Geopolymer concrete, an innovative and environmentally-friendly building material developed at Louisiana Tech University's Trenchless Technology Center (TTC), will be featured in a transportation exhibition taking place at the Detroit Science Center.
Developed by Dr. Erez Allouche, research director for the TTC, and his team, geopolymer concrete is an emerging class of cementitious materials that utilize "fly ash", one of the most abundant industrial by-products, as a substitute for Portland cement, the most widely produced man-made material on earth.
"Presenting geopolymer concrete at a widely-attended public exhibition provides essential exposure to this emerging green construction technology," said Allouche. "If the public is aware that there are more sustainable ways to construct our highways and bridges, it will expect its government agencies to explore and promote these 'greener' technologies."
"This sort of influence is essential for new materials, such as geopolymer concretes, to overcome the multitude of bureaucratic barriers that exist between the laboratory and the construction site."
In comparison to ordinary Portland cement, geopolymer concrete features greater corrosion resistance, substantially higher fire resistance (up to 2400° F), high compressive and tensile strengths, a rapid strength gain, and lower shrinkage.
The fly ash used in the specimen for the Detroit Science Center exhibit was obtained from Cleco Power's Dolet Hills coal-fired power station near Mansfield, Louisiana. Mr. Ivan Diaz-Loya oversaw the preparation of the mix design and cast with the assistance of TTC technicians Chris Morgan and Ben Curry.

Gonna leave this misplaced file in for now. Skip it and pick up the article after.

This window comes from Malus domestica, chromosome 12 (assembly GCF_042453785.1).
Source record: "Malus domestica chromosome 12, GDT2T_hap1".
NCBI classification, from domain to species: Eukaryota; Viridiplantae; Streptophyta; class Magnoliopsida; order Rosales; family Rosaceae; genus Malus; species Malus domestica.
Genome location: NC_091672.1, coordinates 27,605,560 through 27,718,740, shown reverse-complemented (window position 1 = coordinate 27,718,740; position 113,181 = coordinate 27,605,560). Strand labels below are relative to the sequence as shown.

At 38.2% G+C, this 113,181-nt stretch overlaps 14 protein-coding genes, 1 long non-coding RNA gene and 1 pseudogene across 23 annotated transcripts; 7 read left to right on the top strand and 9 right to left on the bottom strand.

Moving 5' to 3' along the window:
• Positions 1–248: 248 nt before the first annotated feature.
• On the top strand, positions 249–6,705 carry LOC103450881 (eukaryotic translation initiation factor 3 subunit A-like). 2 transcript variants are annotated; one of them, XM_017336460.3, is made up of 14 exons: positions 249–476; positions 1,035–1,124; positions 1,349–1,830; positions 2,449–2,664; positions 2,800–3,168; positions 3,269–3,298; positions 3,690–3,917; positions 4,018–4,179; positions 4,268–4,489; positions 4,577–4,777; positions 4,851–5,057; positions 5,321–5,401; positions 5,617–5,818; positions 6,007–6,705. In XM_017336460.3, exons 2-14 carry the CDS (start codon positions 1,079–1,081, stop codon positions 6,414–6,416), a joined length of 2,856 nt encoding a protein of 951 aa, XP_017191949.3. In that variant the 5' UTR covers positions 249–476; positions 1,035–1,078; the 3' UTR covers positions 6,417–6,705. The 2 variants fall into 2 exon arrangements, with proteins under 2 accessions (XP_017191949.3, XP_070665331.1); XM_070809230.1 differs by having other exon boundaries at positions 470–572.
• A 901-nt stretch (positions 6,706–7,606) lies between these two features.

"Geopolymer concrete technology is here to stay," Allouche said. "We expect to see a growing number of commercial applications of this green and innovative technology across the construction industry, with applications in the area of transportation infrastructure leading the way."
Allouche says the Alternative Cementitious Material research group at the TTC is one of the top groups in the country in this field and will be a key player in the development and commercialization of geopolymer concrete technology for years to come.
Geopolymer concrete's greatest appeal may be its life cycle greenhouse gas reduction potential - as much as 90% when compared with ordinary Portland cement. Researchers at the TTC continue to work on ways to replace Portland cement with cementitious binders made from industrial waste. Some next generation geopolymer concrete could last several times longer than ordinary concrete.
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